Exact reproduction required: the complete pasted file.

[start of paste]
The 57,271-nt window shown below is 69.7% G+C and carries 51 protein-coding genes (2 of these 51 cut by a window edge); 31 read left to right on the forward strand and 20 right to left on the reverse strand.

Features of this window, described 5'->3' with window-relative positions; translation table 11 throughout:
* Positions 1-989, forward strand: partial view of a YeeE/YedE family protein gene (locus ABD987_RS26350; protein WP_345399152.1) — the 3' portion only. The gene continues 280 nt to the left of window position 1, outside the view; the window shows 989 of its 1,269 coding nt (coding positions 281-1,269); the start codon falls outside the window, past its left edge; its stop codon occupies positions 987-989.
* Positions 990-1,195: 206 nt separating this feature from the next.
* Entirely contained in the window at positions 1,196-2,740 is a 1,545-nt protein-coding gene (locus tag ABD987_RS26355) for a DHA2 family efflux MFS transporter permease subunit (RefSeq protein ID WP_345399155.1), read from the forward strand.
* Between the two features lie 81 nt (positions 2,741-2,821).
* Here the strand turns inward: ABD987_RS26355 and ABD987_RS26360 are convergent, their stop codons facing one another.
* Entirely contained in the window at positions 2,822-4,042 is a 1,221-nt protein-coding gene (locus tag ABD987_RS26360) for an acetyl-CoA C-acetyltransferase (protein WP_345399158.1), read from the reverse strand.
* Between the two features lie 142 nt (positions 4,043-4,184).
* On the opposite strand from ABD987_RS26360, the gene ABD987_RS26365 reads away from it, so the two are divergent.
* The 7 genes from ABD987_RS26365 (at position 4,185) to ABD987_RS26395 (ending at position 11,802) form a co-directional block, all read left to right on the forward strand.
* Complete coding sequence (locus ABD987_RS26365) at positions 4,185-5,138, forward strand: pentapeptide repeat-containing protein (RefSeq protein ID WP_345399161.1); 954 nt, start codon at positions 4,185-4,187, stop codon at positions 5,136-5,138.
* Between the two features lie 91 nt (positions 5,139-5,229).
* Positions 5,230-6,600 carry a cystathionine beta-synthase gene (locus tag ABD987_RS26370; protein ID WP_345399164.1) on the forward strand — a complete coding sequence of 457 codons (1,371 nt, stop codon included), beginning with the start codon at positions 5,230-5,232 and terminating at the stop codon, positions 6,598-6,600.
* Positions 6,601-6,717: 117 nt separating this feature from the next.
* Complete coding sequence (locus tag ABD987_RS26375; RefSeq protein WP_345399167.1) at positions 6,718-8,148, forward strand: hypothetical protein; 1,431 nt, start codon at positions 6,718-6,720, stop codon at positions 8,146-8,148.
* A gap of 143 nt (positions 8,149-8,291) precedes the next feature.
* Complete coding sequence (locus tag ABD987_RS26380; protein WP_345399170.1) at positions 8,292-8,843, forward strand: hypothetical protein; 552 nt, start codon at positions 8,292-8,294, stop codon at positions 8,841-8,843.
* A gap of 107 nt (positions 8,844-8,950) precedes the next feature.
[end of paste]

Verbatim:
The 57,271-nt window shown below is 69.7% G+C and carries 51 protein-coding genes (2 of these 51 cut by a window edge); 31 read left to right on the forward strand and 20 right to left on the reverse strand.

Features of this window, described 5'->3' with window-relative positions; translation table 11 throughout:
* Positions 1-989, forward strand: partial view of a YeeE/YedE family protein gene (locus ABD987_RS26350; protein WP_345399152.1) — the 3' portion only. The gene continues 280 nt to the left of window position 1, outside the view; the window shows 989 of its 1,269 coding nt (coding positions 281-1,269); the start codon falls outside the window, past its left edge; its stop codon occupies positions 987-989.
* Positions 990-1,195: 206 nt separating this feature from the next.
* Entirely contained in the window at positions 1,196-2,740 is a 1,545-nt protein-coding gene (locus tag ABD987_RS26355) for a DHA2 family efflux MFS transporter permease subunit (RefSeq protein ID WP_345399155.1), read from the forward strand.
* Between the two features lie 81 nt (positions 2,741-2,821).
* Here the strand turns inward: ABD987_RS26355 and ABD987_RS26360 are convergent, their stop codons facing one another.
* Entirely contained in the window at positions 2,822-4,042 is a 1,221-nt protein-coding gene (locus tag ABD987_RS26360) for an acetyl-CoA C-acetyltransferase (protein WP_345399158.1), read from the reverse strand.
* Between the two features lie 142 nt (positions 4,043-4,184).
* On the opposite strand from ABD987_RS26360, the gene ABD987_RS26365 reads away from it, so the two are divergent.
* The 7 genes from ABD987_RS26365 (at position 4,185) to ABD987_RS26395 (ending at position 11,802) form a co-directional block, all read left to right on the forward strand.
* Complete coding sequence (locus ABD987_RS26365) at positions 4,185-5,138, forward strand: pentapeptide repeat-containing protein (RefSeq protein ID WP_345399161.1); 954 nt, start codon at positions 4,185-4,187, stop codon at positions 5,136-5,138.
* Between the two features lie 91 nt (positions 5,139-5,229).
* Positions 5,230-6,600 carry a cystathionine beta-synthase gene (locus tag ABD987_RS26370; protein ID WP_345399164.1) on the forward strand — a complete coding sequence of 457 codons (1,371 nt, stop codon included), beginning with the start codon at positions 5,230-5,232 and terminating at the stop codon, positions 6,598-6,600.
* Positions 6,601-6,717: 117 nt separating this feature from the next.
* Complete coding sequence (locus tag ABD987_RS26375; RefSeq protein WP_345399167.1) at positions 6,718-8,148, forward strand: hypothetical protein; 1,431 nt, start codon at positions 6,718-6,720, stop codon at positions 8,146-8,148.
* A gap of 143 nt (positions 8,149-8,291) precedes the next feature.
* Complete coding sequence (locus tag ABD987_RS26380; protein WP_345399170.1) at positions 8,292-8,843, forward strand: hypothetical protein; 552 nt, start codon at positions 8,292-8,294, stop codon at positions 8,841-8,843.
* A gap of 107 nt (positions 8,844-8,950) precedes the next feature.